29 March 2023
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On April 22, 1827, his Impe­r­i­al Majesty Nicholas I approved for exe­cu­tion a note by the Min­is­ter of Finance  Lieu­tenant-Gen­er­al count E. F. Kankrin on the foun­da­tion of the For­est park at the dacha of  St. Peters­burg For­est Institute.

At that time the For­est Insti­tute had 277 acres of land, part­ly forest­ed, part­ly cov­ered with marsh­es and bare sands. Since 1827, the lands belong­ing to the Insti­tute start­ed to be grad­u­al­ly turned into a for­est park, which, after drain­ing the swamps, was to serve as a dec­o­ra­tion of the area and pro­vide the stu­dents of the For­est Insti­tute with the oppor­tu­ni­ty of prac­ti­cal train­ing in sow­ing and plant­i­ng forests.

The same year “for for­est plan­ta­tions pro­duc­tion ” Iensh — a spe­cial­ist in for­est cul­ti­vat­ing was invit­ed to the Insti­tute. For these pur­pos­es a lump sum of 30 thou­sand RUB was allo­cat­ed and then 3300 RUB annu­al­ly. It was allowed to get trees need­ed for plant­i­ng and their seeds from state-owned forests or to buy them. In 1827 — 1828. roads were laid out and the loca­tion for build­ings, gar­dens, Eng­lish gar­dens, etc. was deter­mined. Small-scale plant­i­ngs – one of pines and one of firs – were made in the park.

In 1833, a den­dro­log­i­cal gar­den was laid, and a year lat­er — a green­house was built with a room for a gar­den­er. By 1837 the total cost of the park and Botan­i­cal gar­den cre­ation; trees plant­i­ng and sow­ing; green­hous­es, roads, fences con­struc­tion; dry­ing of marsh­es and land cul­ti­va­tion for mead­ows, fields and veg­etable gar­dens orga­niz­ing totalled more than 85 thou­sand roubles.

The court gar­den­er Joseph Bush (1760 – 1838) was invit­ed for the cre­ation of the For­est Insti­tute park. In 1830–1831 he made esti­mates for earth­work and the plan of  a road con­struc­tion to the Insti­tute. For his suc­cess­ful work he was award­ed a gift — 1200 rou­bles from the Office of His Majesty.

Since 1837, the devel­op­ment of the Park was car­ried out on the account of the total sums allo­cat­ed for the main­te­nance of For­est and Bound­ary Insti­tute. Care about the Park and the sur­round­ing area improv­ing did not stop. At the request of the Direc­tor of the Insti­tute the gar­den­er Peter Biuk, well known for the cre­ation of the best Botan­i­cal gar­den of St. Peters­burg on Ela­gin island, elab­o­rat­ed a sketch plan and an approx­i­mate esti­mate of the gar­den cre­ation. Each year stu­dents plant­ed sev­er­al thou­sand seedlings and not only of the basic tree species of our area, but also oth­ers which were near­ly not believed to grow in the Park of the Institute.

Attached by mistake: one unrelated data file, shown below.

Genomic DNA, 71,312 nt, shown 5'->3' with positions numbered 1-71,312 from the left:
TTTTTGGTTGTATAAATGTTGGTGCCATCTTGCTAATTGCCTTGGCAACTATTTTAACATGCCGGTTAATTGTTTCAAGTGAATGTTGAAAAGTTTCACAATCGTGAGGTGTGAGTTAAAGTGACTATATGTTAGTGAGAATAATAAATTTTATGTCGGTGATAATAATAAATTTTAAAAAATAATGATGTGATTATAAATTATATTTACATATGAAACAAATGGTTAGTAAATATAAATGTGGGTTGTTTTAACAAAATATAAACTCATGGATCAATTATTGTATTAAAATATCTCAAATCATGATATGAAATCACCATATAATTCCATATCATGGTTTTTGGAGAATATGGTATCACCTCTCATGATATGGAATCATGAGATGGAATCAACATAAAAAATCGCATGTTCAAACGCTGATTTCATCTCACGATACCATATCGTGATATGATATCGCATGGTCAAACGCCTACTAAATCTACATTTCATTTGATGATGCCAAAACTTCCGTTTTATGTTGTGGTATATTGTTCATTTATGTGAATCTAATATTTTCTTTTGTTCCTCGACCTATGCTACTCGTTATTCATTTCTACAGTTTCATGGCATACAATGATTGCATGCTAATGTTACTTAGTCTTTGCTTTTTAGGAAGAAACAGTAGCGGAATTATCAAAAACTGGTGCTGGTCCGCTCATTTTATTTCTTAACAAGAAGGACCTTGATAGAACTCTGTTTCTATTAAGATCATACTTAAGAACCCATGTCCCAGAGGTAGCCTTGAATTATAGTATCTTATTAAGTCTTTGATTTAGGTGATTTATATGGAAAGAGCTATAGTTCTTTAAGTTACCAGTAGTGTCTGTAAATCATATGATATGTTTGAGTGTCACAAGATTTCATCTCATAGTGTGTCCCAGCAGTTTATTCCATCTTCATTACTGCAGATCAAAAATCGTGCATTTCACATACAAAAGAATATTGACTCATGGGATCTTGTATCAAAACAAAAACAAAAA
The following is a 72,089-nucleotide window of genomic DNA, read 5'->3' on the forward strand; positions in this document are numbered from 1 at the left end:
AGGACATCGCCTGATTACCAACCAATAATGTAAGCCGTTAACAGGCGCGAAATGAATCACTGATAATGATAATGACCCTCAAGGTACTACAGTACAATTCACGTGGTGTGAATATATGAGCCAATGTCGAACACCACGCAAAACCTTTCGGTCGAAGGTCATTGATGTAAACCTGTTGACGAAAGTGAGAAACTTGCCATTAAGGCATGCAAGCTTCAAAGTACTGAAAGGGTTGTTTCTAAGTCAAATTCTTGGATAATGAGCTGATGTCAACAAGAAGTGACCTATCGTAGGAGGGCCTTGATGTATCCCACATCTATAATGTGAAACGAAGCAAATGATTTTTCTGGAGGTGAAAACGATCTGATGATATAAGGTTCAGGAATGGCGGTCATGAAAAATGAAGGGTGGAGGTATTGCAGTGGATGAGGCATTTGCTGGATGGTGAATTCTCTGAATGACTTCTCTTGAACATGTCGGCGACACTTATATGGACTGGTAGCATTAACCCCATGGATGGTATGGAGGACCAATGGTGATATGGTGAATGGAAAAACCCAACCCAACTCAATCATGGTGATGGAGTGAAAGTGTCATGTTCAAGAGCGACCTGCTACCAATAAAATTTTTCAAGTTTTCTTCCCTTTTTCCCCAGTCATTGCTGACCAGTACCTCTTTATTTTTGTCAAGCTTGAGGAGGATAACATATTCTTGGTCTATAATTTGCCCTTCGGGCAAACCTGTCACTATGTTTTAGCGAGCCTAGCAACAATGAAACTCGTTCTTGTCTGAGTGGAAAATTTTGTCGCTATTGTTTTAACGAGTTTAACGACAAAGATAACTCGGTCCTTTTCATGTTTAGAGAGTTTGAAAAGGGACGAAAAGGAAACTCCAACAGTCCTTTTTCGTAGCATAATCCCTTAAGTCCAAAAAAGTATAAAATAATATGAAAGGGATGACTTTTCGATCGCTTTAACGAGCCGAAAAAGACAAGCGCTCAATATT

Seedlings of Wey­mouth pine, white spruce, red oak, locust, Tulip tree, etc. were ordered from Paris. Seedlings of pedun­cu­late oak aged 3 to 20 years were deliv­ered from Lisin­skaya dacha and the province of Novgorod.

In 1841 the nurs­ery of woody plants was cre­at­ed. Dur­ing 4 years of the nurs­ery exis­tence, from 1885 to 1888, about 8000 trees and bush­es were trans­plant­ed from it into the Park. The results of these works sur­vived up to the present day in the form of old-growth stands near the Uni­ver­si­ty build­ing. The for­est nurs­ery exist­ed till the great Patri­ot­ic war and played an impor­tant role not only in the improve­ment of the Park — it also became a research lab­o­ra­to­ry, the results of which were includ­ed in the Fund of Russ­ian for­est science.

From 1850 to 1862 R. I. Schroed­er worked as a gar­den­er in the Park of the Insti­tute. Dur­ing this peri­od, the Park for its good main­te­nance and artis­tic qual­i­ties gained well-deserved fame in St. Peters­burg, which was stressed in the appli­ca­tion for award­ing Schroed­er with a medal.

In the ear­ly 80‑s the Park was man­aged by the gar­den­er Urvein, and after his death from 1886 to 1931 the head gar­den­er was E. L. Wolf (1860–1931). E. L. Wolf, did a great job on the improve­ment of the Park and the expan­sion of the den­dro­log­i­cal gar­den, made its descrip­tion, paid great atten­tion to flori­cul­ture: flower gar­den annu­al­ly arranged in front of the main build­ing of the For­est Insti­tute was unsur­passed in the city. In the late XIX cen­tu­ry the nurs­ery of park trees and shrubs for sale was expand­ed up to 7.5 acres. He wrote more than 200 works and arti­cles of sci­en­tif­ic and applied nature on den­drol­o­gy and park gar­den­ing in Russ­ian, Ger­man, French and English.